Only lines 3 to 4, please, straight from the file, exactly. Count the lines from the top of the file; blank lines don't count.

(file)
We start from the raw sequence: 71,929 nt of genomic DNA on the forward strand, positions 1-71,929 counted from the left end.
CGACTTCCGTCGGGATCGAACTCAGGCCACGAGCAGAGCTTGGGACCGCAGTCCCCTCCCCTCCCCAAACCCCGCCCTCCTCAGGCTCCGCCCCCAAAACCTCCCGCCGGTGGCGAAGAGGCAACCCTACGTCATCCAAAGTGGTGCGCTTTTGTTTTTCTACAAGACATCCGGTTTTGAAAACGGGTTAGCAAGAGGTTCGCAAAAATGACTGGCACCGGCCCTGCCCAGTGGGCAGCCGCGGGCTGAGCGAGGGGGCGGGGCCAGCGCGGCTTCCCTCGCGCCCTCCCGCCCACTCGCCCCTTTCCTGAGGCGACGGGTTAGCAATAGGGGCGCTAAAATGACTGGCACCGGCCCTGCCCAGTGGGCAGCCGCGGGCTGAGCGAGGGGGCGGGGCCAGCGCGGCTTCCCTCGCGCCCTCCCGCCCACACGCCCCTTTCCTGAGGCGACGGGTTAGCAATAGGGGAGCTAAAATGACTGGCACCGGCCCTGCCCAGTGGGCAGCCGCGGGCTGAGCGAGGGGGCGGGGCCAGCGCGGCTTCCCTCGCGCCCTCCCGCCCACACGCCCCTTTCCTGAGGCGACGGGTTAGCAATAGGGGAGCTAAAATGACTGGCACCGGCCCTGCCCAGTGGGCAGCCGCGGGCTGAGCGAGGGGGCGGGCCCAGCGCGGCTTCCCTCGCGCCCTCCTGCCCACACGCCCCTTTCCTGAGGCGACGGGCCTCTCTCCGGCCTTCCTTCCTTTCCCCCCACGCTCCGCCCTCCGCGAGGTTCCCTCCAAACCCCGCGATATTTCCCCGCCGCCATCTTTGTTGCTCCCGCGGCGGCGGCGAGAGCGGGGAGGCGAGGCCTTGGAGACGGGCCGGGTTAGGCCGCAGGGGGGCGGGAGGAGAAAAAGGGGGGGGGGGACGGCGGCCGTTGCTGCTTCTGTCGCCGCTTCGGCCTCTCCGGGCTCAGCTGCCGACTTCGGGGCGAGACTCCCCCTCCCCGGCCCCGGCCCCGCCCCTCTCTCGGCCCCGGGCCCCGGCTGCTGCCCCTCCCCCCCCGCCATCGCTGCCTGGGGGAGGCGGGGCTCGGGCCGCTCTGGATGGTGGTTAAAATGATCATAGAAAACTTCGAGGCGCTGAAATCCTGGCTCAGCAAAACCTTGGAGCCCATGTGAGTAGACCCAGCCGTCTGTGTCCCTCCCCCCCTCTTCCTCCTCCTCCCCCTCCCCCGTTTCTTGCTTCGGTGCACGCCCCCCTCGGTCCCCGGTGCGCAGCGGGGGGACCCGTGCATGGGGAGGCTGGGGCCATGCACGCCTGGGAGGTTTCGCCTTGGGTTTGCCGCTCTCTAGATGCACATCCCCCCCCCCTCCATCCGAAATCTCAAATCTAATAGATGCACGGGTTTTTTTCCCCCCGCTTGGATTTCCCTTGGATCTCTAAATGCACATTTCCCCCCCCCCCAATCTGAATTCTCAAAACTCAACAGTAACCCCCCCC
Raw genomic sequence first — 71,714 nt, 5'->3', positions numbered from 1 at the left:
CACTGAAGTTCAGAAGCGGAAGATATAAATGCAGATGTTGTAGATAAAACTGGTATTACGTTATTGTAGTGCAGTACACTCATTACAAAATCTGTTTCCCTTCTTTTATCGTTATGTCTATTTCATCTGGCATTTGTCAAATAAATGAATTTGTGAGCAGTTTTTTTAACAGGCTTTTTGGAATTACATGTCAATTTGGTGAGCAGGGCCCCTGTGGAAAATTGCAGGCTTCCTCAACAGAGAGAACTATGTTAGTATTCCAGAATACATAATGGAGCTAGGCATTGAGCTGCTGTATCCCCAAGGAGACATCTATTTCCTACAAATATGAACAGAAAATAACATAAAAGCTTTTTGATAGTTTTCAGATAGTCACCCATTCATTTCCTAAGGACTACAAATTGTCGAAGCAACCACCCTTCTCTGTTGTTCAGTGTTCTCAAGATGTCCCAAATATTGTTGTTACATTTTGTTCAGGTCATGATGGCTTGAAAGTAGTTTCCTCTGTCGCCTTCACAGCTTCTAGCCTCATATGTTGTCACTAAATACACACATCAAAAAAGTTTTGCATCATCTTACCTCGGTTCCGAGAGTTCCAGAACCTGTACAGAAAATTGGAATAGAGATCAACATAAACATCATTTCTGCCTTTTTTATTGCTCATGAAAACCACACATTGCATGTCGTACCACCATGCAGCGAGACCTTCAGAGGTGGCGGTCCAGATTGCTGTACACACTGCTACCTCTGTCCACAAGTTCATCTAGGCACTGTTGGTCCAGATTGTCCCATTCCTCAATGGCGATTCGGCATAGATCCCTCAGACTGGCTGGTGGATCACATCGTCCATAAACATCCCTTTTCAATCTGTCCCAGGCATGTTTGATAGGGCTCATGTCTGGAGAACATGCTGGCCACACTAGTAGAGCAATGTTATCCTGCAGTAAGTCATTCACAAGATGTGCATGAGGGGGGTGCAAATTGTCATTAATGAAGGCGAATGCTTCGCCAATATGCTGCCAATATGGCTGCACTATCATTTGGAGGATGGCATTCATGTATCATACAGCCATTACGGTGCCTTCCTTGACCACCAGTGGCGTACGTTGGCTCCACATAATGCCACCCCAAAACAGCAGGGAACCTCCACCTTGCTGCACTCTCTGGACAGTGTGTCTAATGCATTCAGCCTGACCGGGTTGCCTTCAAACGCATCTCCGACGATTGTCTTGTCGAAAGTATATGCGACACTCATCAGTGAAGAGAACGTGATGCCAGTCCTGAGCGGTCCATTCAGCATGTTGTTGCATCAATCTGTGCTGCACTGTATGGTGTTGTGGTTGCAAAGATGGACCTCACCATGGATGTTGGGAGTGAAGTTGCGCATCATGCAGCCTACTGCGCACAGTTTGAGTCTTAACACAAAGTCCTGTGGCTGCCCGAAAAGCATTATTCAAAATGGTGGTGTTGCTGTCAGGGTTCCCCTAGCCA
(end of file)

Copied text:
Raw genomic sequence first — 71,714 nt, 5'->3', positions numbered from 1 at the left:
CACTGAAGTTCAGAAGCGGAAGATATAAATGCAGATGTTGTAGATAAAACTGGTATTACGTTATTGTAGTGCAGTACACTCATTACAAAATCTGTTTCCCTTCTTTTATCGTTATGTCTATTTCATCTGGCATTTGTCAAATAAATGAATTTGTGAGCAGTTTTTTTAACAGGCTTTTTGGAATTACATGTCAATTTGGTGAGCAGGGCCCCTGTGGAAAATTGCAGGCTTCCTCAACAGAGAGAACTATGTTAGTATTCCAGAATACATAATGGAGCTAGGCATTGAGCTGCTGTATCCCCAAGGAGACATCTATTTCCTACAAATATGAACAGAAAATAACATAAAAGCTTTTTGATAGTTTTCAGATAGTCACCCATTCATTTCCTAAGGACTACAAATTGTCGAAGCAACCACCCTTCTCTGTTGTTCAGTGTTCTCAAGATGTCCCAAATATTGTTGTTACATTTTGTTCAGGTCATGATGGCTTGAAAGTAGTTTCCTCTGTCGCCTTCACAGCTTCTAGCCTCATATGTTGTCACTAAATACACACATCAAAAAAGTTTTGCATCATCTTACCTCGGTTCCGAGAGTTCCAGAACCTGTACAGAAAATTGGAATAGAGATCAACATAAACATCATTTCTGCCTTTTTTATTGCTCATGAAAACCACACATTGCATGTCGTACCACCATGCAGCGAGACCTTCAGAGGTGGCGGTCCAGATTGCTGTACACACTGCTACCTCTGTCCACAAGTTCATCTAGGCACTGTTGGTCCAGATTGTCCCATTCCTCAATGGCGATTCGGCATAGATCCCTCAGACTGGCTGGTGGATCACATCGTCCATAAACATCCCTTTTCAATCTGTCCCAGGCATGTTTGATAGGGCTCATGTCTGGAGAACATGCTGGCCACACTAGTAGAGCAATGTTATCCTGCAGTAAGTCATTCACAAGATGTGCATGAGGGGGGTGCAAATTGTCATTAATGAAGGCGAATGCTTCGCCAATATGCTGCCAATATGGCTGCACTATCATTTGGAGGATGGCATTCATGTATCATACAGCCATTACGGTGCCTTCCTTGACCACCAGTGGCGTACGTTGGCTCCACATAATGCCACCCCAAAACAGCAGGGAACCTCCACCTTGCTGCACTCTCTGGACAGTGTGTCTAATGCATTCAGCCTGACCGGGTTGCCTTCAAACGCATCTCCGACGATTGTCTTGTCGAAAGTATATGCGACACTCATCAGTGAAGAGAACGTGATGCCAGTCCTGAGCGGTCCATTCAGCATGTTGTTGCATCAATCTGTGCTGCACTGTATGGTGTTGTGGTTGCAAAGATGGACCTCACCATGGATGTTGGGAGTGAAGTTGCGCATCATGCAGCCTACTGCGCACAGTTTGAGTCTTAACACAAAGTCCTGTGGCTGCCCGAAAAGCATTATTCAAAATGGTGGTGTTGCTGTCAGGGTTCCCCTAGCCA